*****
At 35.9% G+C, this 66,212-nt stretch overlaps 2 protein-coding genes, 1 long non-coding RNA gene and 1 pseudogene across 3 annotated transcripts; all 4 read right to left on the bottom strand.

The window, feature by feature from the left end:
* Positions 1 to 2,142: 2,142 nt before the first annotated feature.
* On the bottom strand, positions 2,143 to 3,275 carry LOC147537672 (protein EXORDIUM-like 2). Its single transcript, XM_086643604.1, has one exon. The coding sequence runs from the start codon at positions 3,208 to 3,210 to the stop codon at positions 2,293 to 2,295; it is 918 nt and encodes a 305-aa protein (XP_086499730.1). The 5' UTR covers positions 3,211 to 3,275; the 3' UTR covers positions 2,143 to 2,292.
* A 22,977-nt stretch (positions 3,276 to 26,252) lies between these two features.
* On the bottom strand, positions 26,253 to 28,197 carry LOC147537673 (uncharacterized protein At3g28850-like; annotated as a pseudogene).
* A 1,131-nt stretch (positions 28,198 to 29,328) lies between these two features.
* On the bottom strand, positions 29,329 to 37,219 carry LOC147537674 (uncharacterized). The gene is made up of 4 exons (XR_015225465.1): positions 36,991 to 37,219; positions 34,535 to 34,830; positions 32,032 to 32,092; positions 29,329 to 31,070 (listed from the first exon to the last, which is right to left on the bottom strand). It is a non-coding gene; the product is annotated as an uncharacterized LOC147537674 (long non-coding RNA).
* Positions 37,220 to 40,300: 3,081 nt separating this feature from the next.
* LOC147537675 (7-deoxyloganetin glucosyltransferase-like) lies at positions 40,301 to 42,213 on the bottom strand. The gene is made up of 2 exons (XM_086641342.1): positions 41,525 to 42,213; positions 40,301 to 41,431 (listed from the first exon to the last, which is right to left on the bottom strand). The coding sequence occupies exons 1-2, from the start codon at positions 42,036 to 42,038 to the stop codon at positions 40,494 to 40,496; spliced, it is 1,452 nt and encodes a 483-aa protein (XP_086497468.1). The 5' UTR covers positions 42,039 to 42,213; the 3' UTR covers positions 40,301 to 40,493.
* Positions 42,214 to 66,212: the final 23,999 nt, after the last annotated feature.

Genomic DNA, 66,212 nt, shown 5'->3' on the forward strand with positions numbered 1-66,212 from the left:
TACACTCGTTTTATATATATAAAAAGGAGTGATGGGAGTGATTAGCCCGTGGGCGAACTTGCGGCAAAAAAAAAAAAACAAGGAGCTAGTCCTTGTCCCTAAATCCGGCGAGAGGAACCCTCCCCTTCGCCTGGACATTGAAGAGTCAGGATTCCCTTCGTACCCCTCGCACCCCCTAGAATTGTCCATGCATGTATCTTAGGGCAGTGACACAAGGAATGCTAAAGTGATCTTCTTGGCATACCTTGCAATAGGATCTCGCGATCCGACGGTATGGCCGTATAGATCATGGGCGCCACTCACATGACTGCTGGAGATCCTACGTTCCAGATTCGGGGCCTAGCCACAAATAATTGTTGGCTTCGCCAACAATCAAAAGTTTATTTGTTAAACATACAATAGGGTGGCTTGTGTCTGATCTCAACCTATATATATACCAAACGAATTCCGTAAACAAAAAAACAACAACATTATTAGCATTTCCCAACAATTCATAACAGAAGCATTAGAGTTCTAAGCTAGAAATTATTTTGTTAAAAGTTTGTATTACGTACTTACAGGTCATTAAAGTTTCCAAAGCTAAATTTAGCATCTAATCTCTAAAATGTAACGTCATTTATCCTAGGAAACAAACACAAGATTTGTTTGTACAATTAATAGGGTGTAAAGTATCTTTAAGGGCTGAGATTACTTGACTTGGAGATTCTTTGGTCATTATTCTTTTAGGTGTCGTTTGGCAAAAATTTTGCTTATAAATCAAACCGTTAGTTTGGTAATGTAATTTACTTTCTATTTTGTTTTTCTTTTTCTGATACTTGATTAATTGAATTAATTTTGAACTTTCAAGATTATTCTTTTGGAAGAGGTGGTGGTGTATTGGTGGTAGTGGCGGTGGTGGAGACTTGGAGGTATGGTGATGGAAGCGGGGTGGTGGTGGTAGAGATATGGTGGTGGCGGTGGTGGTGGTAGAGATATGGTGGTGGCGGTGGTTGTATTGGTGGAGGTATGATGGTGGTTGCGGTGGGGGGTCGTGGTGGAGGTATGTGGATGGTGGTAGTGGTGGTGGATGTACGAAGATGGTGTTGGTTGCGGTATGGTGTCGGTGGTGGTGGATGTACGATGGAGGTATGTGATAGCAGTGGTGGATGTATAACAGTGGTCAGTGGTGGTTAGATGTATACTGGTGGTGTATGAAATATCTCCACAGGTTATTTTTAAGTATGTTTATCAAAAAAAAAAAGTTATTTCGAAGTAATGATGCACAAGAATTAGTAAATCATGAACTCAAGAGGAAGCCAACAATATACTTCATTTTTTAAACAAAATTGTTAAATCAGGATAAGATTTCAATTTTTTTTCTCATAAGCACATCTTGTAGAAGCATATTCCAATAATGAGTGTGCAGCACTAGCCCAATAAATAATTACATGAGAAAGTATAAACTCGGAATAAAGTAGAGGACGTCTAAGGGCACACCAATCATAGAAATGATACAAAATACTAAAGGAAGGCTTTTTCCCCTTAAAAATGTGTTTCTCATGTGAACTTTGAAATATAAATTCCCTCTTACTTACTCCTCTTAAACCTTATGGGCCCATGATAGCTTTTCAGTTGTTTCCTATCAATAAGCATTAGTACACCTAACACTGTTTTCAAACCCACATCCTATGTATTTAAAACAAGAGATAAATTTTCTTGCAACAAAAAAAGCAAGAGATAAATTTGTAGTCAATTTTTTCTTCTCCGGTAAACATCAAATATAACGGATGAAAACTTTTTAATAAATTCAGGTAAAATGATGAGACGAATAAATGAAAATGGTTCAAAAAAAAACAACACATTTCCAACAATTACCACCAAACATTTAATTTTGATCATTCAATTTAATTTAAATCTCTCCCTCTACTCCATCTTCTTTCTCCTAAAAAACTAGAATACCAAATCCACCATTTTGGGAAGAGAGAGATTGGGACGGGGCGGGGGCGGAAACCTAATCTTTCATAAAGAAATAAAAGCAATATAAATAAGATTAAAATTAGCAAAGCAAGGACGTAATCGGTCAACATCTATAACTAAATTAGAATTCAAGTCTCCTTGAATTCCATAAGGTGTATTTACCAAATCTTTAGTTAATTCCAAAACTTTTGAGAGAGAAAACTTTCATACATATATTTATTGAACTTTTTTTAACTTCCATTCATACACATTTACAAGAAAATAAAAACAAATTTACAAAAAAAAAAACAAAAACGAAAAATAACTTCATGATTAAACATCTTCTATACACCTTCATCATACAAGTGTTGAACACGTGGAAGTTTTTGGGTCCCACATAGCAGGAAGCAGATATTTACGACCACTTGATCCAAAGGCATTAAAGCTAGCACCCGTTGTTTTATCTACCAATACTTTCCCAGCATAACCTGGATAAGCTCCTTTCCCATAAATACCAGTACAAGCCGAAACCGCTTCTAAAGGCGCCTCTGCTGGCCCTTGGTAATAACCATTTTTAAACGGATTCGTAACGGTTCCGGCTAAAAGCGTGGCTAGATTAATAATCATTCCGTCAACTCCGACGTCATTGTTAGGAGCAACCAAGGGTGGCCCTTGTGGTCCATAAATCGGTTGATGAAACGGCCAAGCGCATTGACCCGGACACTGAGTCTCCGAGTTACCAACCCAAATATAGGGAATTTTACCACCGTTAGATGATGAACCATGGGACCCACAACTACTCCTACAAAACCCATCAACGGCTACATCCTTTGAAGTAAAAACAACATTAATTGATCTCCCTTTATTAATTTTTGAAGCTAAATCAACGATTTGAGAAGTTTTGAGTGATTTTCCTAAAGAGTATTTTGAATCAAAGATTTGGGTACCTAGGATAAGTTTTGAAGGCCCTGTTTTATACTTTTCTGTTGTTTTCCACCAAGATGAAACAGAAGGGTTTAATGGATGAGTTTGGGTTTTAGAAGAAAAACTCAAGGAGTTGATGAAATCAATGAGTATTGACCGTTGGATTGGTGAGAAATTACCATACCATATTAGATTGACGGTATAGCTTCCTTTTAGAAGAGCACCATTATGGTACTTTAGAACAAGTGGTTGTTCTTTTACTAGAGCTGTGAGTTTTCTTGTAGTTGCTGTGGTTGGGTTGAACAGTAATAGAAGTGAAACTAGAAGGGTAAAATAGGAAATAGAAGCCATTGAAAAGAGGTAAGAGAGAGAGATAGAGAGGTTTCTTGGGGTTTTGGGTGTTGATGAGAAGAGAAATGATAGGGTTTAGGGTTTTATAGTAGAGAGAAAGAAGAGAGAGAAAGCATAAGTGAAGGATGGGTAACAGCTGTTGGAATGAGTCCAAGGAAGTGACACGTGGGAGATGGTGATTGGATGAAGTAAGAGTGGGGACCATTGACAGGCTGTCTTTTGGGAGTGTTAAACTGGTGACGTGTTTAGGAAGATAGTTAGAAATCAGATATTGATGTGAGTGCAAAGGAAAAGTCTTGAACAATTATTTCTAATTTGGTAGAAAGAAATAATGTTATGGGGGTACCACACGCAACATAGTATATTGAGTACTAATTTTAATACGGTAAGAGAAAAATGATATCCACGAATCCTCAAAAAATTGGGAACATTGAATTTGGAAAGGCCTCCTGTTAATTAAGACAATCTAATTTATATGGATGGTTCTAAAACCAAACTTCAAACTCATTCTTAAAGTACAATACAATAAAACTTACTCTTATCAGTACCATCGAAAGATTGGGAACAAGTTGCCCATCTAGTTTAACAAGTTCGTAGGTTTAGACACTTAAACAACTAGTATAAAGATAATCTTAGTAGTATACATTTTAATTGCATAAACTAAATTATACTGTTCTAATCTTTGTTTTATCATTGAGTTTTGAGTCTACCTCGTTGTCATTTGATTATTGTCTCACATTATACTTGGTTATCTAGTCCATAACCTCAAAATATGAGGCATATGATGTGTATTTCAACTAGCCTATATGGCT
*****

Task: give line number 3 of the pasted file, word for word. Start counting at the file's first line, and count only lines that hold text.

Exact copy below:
* Positions 1 to 2,142: 2,142 nt before the first annotated feature.